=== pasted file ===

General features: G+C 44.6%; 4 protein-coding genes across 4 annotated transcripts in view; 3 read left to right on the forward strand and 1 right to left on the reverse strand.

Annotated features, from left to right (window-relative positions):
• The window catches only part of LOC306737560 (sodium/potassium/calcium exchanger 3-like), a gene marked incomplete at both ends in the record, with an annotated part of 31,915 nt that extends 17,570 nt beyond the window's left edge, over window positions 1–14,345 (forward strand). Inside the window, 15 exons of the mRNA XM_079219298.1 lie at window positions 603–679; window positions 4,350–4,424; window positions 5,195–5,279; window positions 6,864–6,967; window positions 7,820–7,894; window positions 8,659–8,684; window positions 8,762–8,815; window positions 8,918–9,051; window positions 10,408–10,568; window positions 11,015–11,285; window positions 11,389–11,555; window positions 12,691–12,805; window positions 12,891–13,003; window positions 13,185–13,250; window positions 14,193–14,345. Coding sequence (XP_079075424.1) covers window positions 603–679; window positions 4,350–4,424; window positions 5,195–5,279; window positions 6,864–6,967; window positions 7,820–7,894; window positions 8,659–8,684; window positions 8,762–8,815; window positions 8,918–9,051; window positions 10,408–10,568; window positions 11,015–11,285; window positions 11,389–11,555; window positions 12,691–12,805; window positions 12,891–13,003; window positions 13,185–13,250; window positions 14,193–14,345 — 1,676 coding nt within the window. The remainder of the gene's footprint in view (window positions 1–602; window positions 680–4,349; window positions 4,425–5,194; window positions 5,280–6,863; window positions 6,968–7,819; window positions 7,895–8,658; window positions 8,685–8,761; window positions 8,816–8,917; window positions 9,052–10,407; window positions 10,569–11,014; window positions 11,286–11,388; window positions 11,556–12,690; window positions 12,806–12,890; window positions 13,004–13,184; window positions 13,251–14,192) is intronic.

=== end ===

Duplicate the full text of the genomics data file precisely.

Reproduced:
General features: G+C 44.6%; 4 protein-coding genes across 4 annotated transcripts in view; 3 read left to right on the forward strand and 1 right to left on the reverse strand.

Annotated features, from left to right (window-relative positions):
• The window catches only part of LOC306737560 (sodium/potassium/calcium exchanger 3-like), a gene marked incomplete at both ends in the record, with an annotated part of 31,915 nt that extends 17,570 nt beyond the window's left edge, over window positions 1–14,345 (forward strand). Inside the window, 15 exons of the mRNA XM_079219298.1 lie at window positions 603–679; window positions 4,350–4,424; window positions 5,195–5,279; window positions 6,864–6,967; window positions 7,820–7,894; window positions 8,659–8,684; window positions 8,762–8,815; window positions 8,918–9,051; window positions 10,408–10,568; window positions 11,015–11,285; window positions 11,389–11,555; window positions 12,691–12,805; window positions 12,891–13,003; window positions 13,185–13,250; window positions 14,193–14,345. Coding sequence (XP_079075424.1) covers window positions 603–679; window positions 4,350–4,424; window positions 5,195–5,279; window positions 6,864–6,967; window positions 7,820–7,894; window positions 8,659–8,684; window positions 8,762–8,815; window positions 8,918–9,051; window positions 10,408–10,568; window positions 11,015–11,285; window positions 11,389–11,555; window positions 12,691–12,805; window positions 12,891–13,003; window positions 13,185–13,250; window positions 14,193–14,345 — 1,676 coding nt within the window. The remainder of the gene's footprint in view (window positions 1–602; window positions 680–4,349; window positions 4,425–5,194; window positions 5,280–6,863; window positions 6,968–7,819; window positions 7,895–8,658; window positions 8,685–8,761; window positions 8,816–8,917; window positions 9,052–10,407; window positions 10,569–11,014; window positions 11,286–11,388; window positions 11,556–12,690; window positions 12,806–12,890; window positions 13,004–13,184; window positions 13,251–14,192) is intronic.